Light Reading: You mentioned the need to meet the service providers' needs as they shift to new networks and systems. As they move towards software-defined networking (SDN) and network functions virtualization (NFV), what do you need to do to your business to be ready for the telco RFPs they say they want to virtualize?
Bhaskar Gorti: We are seeing some requests that just say, "Do you support virtualization?" We already support this. The entire Oracle Communications portfolio right now is supported on a virtual environment and that is one of the key design criteria we have for R&D and for acquisitions, including when we looked at Acme and Tekelec. Within the broader Oracle we have our own hypervisor and we have our own VM [virtual machine] and we can leverage that expertise. It's at the early stages but you will see us bringing to market more and more of these capabilities and anything we bring will be running on a dedicated environment and a virtual environment. Whether it is policy, Diameter, session border controller, SIP trunking and IMS elements, they all run on purpose-built and a virtualized environment.
Light Reading: So that's your products in a virtualized environment, but what will be the impact on your portfolio of the introduction of SDN and NFV, because the general perception is that today's OSS tools, not so much the BSS, having been built for legacy networks are perhaps not relevant for SDN. The concern is that the OSS toolsets are not fit for purpose for future networks, albeit a long time in the future. Are you thinking about how to make your OSS tools relevant in a virtualized environment?
Gorti: If you look at our OSS portfolio, our activation tools have the capabilities for virtual IP addresses as well as physical network elements and we are adding more capabilities to that. Our inventory system has a federated user interface so that it can manage not only a physical network. So we see virtualization as a positive trend for us, it has been a direction for us for a while -- we are building service fulfillment portfolios that are not dedicated to any physical network. We are not just waiting for this to happen, we are proving it to network operators.
Light Reading: In what way?
Gorti: With deployments and with our architecture, with that level of hardware independence. Many of the operators run heterogeneous elements and they are trying to figure out what systems to get to run their networks and, well, that's perfect for us because we are a neutral party. We are saying to the operators that they can architect a service fulfillment layer that creates an abstract to the physical networks they have deployed. The other important thing is that it's not just a multi-vendor network environment but it's a multi-network environment -- mobile, fixed, cable … how can your service fulfillment handle a multi-network environment? We feel this is all very positive for us but it is at the early stages of course. It's at the early stages because the operators need to feel more confident about this and the suppliers need to adapt. If you look at some of the large traditional network suppliers they are not really ready for this, they are not motivated to come up with solutions that will make it easy for an operator to deploy, for instance, four different RAN [radio access network] vendors, but that's where we can help.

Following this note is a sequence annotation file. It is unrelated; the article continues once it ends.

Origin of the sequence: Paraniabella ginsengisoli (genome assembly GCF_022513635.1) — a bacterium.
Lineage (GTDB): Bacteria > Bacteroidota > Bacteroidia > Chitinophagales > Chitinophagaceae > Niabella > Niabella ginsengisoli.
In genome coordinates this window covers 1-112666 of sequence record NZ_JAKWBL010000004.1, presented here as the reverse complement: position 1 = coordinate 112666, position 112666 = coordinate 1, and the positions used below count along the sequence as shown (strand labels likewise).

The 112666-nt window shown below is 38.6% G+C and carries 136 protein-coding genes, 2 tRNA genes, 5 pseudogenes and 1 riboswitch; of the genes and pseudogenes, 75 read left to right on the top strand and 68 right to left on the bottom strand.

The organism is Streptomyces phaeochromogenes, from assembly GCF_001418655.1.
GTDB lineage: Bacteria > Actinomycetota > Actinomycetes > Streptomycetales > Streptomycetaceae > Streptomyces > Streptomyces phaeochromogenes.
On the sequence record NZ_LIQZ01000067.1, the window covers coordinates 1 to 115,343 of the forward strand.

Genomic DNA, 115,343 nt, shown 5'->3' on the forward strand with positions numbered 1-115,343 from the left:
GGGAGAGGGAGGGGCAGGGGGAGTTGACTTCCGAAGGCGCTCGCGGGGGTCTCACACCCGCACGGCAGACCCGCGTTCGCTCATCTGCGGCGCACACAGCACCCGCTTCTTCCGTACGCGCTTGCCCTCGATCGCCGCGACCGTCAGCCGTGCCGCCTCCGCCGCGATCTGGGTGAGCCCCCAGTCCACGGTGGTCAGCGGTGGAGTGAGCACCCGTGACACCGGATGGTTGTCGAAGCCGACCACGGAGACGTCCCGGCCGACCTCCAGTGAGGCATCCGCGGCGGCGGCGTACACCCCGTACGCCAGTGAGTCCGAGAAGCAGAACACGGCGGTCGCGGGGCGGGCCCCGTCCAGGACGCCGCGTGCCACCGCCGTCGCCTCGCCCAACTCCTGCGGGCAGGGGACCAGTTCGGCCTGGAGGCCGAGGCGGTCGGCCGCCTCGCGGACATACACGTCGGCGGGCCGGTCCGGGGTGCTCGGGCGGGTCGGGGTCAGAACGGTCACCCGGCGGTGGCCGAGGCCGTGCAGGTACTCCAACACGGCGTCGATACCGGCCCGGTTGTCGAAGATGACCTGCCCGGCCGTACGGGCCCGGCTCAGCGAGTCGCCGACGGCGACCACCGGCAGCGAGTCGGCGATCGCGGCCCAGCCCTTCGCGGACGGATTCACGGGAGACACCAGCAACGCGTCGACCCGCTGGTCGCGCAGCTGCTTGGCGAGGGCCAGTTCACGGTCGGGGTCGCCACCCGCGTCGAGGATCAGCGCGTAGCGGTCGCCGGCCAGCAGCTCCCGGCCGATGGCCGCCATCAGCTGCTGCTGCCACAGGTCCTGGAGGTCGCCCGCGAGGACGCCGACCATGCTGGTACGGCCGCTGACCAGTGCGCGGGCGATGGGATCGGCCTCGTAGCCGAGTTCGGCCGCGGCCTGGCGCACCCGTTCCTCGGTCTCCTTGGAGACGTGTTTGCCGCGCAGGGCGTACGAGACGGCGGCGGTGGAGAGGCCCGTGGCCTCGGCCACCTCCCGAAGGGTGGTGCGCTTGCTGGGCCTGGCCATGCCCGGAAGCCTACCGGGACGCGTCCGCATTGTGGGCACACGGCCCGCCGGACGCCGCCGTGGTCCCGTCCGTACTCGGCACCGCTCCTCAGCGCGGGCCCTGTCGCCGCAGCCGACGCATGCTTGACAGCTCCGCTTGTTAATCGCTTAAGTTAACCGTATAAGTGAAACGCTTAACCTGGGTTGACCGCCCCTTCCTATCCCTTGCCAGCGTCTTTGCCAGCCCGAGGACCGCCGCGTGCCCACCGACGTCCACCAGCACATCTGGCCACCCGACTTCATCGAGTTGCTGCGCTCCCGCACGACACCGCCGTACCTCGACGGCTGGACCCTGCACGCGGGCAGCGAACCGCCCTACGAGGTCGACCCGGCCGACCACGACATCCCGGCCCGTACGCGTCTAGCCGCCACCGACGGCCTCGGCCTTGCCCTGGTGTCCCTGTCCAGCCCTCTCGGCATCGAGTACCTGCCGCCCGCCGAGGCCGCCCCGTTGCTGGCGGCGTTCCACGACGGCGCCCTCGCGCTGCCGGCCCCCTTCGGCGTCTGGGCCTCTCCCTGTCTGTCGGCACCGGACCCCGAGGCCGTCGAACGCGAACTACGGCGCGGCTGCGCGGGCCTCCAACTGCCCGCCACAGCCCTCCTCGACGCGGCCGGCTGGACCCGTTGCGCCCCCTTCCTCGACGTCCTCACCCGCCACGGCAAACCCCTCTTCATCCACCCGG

Light Reading: Do you feel there is a lot of education still needed on how the convergence of IT and telecoms is going to affect the industry on both the supply side and at the network operators?
Gorti: A lot of people are asking questions and putting things in presentations -- a lot of the time it is just buzzword compliance [laughs]. For example, I was talking with a network equipment vendor and they were talking about session delivery networks, and I asked, "What's your view on Acme?" And they noted that while Acme was independent, their session controller had to be tied to their switch or router. Acme has a large market share because most of the other SBCs have just been added as another feature of a router or of something else. A lot of the traditional players are adding these capabilities to drag their network element into the IT and virtual world and that mindset has to evolve. It has started, but it has to speed up or the software companies will … well, the landscape is changing.
On page 3: Gorti on industry rivals and the Oracle sales pitch.